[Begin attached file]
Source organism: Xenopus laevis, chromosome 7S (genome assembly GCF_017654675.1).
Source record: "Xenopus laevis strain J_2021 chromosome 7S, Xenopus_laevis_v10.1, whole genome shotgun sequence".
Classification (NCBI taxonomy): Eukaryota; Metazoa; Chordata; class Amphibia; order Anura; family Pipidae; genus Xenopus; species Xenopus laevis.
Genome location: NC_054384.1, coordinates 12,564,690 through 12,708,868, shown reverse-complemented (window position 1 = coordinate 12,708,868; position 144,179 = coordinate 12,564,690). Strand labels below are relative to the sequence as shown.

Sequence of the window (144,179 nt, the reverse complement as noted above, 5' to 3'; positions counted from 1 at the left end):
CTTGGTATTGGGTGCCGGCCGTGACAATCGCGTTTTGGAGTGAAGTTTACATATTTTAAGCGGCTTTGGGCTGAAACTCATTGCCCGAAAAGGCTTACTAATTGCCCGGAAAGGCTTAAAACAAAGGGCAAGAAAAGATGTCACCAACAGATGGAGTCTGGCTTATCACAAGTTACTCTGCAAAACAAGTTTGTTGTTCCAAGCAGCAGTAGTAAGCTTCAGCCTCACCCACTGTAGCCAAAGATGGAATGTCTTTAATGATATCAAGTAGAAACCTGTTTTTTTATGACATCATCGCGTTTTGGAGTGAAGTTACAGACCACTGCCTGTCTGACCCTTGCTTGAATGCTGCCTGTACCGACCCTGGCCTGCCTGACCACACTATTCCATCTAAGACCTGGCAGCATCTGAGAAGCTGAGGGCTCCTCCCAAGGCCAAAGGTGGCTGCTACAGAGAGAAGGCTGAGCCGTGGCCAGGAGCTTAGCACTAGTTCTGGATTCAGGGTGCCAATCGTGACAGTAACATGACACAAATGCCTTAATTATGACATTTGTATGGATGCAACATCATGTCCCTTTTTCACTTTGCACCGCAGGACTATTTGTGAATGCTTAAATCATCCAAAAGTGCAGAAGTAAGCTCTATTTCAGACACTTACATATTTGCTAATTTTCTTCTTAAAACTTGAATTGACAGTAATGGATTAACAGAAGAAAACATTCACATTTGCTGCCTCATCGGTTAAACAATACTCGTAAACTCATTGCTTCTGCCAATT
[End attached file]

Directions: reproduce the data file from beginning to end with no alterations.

Source organism: Xenopus laevis, chromosome 7S (genome assembly GCF_017654675.1).
Source record: "Xenopus laevis strain J_2021 chromosome 7S, Xenopus_laevis_v10.1, whole genome shotgun sequence".
Classification (NCBI taxonomy): Eukaryota; Metazoa; Chordata; class Amphibia; order Anura; family Pipidae; genus Xenopus; species Xenopus laevis.
Genome location: NC_054384.1, coordinates 12,564,690 through 12,708,868, shown reverse-complemented (window position 1 = coordinate 12,708,868; position 144,179 = coordinate 12,564,690). Strand labels below are relative to the sequence as shown.

Sequence of the window (144,179 nt, the reverse complement as noted above, 5' to 3'; positions counted from 1 at the left end):
CTTGGTATTGGGTGCCGGCCGTGACAATCGCGTTTTGGAGTGAAGTTTACATATTTTAAGCGGCTTTGGGCTGAAACTCATTGCCCGAAAAGGCTTACTAATTGCCCGGAAAGGCTTAAAACAAAGGGCAAGAAAAGATGTCACCAACAGATGGAGTCTGGCTTATCACAAGTTACTCTGCAAAACAAGTTTGTTGTTCCAAGCAGCAGTAGTAAGCTTCAGCCTCACCCACTGTAGCCAAAGATGGAATGTCTTTAATGATATCAAGTAGAAACCTGTTTTTTTATGACATCATCGCGTTTTGGAGTGAAGTTACAGACCACTGCCTGTCTGACCCTTGCTTGAATGCTGCCTGTACCGACCCTGGCCTGCCTGACCACACTATTCCATCTAAGACCTGGCAGCATCTGAGAAGCTGAGGGCTCCTCCCAAGGCCAAAGGTGGCTGCTACAGAGAGAAGGCTGAGCCGTGGCCAGGAGCTTAGCACTAGTTCTGGATTCAGGGTGCCAATCGTGACAGTAACATGACACAAATGCCTTAATTATGACATTTGTATGGATGCAACATCATGTCCCTTTTTCACTTTGCACCGCAGGACTATTTGTGAATGCTTAAATCATCCAAAAGTGCAGAAGTAAGCTCTATTTCAGACACTTACATATTTGCTAATTTTCTTCTTAAAACTTGAATTGACAGTAATGGATTAACAGAAGAAAACATTCACATTTGCTGCCTCATCGGTTAAACAATACTCGTAAACTCATTGCTTCTGCCAATT